Interior Department threatens members of Congress for standing up for federal workers

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The administration is moving the Bureau of Land Management to Colorado and lawmakers who oppose the move are met with threats.

The administration is continuing its quest to destabilize government agencies, but this time they're going after members of Congress, too.

In July, the Trump administration announced it would be moving the headquarters of the Bureau of Land Management from Washington, D.C., to Colorado. That only comprises about 400 employees out of 9,000 nationwide, but the employees in D.C. are top officials who work with Congress.

Democrats have worried that this is a move designed to "dismantle and weaken" the BLM. They should be. Mick Mulvaney, Trump's acting chief of staff, already bragged that relocations are a great way to get federal workers to quit.

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Two members of Congress, Sen. Tom Udall (D-NM) and Rep. Betty McCollum (D-MN), wrote a letter to the Department of the Interior expressing their concern and asking the administration to consider suspending the move. They're concerned about the "incomplete and superficial" information regarding the move. They also pointed out that the relocation of a major government land-use agency should have been coordinated with more stakeholders, including Congress, state and local governments, and Native American tribes.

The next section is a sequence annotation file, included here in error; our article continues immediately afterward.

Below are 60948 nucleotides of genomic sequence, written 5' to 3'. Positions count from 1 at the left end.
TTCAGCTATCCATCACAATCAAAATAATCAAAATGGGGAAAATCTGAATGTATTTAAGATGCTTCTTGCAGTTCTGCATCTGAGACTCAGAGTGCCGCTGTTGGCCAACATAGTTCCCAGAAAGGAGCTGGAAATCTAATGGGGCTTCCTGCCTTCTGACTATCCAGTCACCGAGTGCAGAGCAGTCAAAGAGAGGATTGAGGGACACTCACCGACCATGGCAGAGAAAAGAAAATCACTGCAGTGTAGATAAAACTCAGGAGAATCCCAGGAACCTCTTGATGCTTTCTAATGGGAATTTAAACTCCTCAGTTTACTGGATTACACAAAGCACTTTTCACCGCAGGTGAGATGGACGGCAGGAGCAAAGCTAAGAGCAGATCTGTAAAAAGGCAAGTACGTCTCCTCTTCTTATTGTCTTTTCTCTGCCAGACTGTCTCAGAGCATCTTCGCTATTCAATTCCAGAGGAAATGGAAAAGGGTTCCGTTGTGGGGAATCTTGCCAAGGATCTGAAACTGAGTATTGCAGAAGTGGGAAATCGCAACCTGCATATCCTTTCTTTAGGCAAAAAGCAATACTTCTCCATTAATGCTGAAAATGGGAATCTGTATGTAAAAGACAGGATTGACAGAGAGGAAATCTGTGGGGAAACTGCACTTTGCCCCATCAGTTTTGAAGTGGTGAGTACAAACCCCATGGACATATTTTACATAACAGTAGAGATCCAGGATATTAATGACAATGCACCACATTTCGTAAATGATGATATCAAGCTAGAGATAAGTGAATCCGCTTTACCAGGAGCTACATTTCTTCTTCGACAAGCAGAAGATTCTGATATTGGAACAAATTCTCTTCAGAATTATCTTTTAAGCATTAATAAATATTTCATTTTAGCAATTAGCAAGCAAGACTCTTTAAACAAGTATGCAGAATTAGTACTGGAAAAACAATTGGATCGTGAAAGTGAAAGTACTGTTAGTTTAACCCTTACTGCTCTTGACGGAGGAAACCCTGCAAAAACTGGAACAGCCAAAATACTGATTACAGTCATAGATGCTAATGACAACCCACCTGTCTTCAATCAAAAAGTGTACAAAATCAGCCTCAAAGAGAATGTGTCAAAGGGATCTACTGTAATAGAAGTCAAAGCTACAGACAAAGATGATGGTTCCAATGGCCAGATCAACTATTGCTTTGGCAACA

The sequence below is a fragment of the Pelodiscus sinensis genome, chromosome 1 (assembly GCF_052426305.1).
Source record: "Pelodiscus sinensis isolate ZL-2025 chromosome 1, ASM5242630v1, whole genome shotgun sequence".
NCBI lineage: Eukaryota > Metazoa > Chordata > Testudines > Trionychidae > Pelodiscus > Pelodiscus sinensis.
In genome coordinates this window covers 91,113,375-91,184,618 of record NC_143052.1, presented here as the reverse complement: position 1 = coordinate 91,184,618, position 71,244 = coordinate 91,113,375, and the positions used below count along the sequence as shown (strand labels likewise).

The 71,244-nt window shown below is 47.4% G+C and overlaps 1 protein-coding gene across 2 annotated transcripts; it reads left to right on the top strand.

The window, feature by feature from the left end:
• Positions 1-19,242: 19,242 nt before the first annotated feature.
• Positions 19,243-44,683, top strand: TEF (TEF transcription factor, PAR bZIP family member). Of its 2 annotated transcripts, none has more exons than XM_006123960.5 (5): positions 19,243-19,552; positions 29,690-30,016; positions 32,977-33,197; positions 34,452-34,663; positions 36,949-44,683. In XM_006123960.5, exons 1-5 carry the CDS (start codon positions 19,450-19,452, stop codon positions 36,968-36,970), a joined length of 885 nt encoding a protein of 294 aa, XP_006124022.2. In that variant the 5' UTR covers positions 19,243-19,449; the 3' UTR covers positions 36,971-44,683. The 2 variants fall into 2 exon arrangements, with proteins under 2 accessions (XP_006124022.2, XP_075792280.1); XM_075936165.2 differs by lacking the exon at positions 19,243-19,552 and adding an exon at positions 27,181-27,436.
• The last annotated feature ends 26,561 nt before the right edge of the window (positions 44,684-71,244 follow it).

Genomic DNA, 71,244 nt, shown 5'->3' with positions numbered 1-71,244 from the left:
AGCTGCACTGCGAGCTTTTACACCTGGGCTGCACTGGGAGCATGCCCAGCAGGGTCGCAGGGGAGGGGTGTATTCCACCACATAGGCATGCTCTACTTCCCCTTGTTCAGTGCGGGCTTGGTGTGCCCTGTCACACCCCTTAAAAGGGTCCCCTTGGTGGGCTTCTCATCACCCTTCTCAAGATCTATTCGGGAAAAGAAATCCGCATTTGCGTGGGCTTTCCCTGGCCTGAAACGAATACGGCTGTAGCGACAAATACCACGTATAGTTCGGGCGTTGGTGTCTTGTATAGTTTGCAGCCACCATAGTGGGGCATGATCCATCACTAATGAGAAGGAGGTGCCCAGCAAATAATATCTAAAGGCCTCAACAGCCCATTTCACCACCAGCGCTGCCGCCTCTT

Finally, the letter highlighted the fact that the move was undertaken without any real consultation with BLM employees — the people who would be forced to move halfway across the country.

Unsurprisingly, what Udall and McCollum got in return was a childish threat. Joe Balash, BLM's assistant secretary for land and minerals management, responded by saying, "Given your apparent strong feelings about the Department's actions and intentions, we pledge to review and reconsider the relocation of additional departmental resources to your state."

In other words, if you dare question the administration's choices, what you'll get in return is a threat to starve your state of resources and people. Minnesota wasn't slated to get any workers, but New Mexico was supposed to get 32 federal workers under the administration's plan.

As McCollum pointed out, this "continues the pattern of this administration's failure to recognize Congress' role as a co-equal branch of government." This is exactly what happens when one party refuses to acknowledge norms and rules. Expect to see more of these haphazardly planned relocations that are nothing but destruction in disguise.

Published with permission of The American Independent Foundation.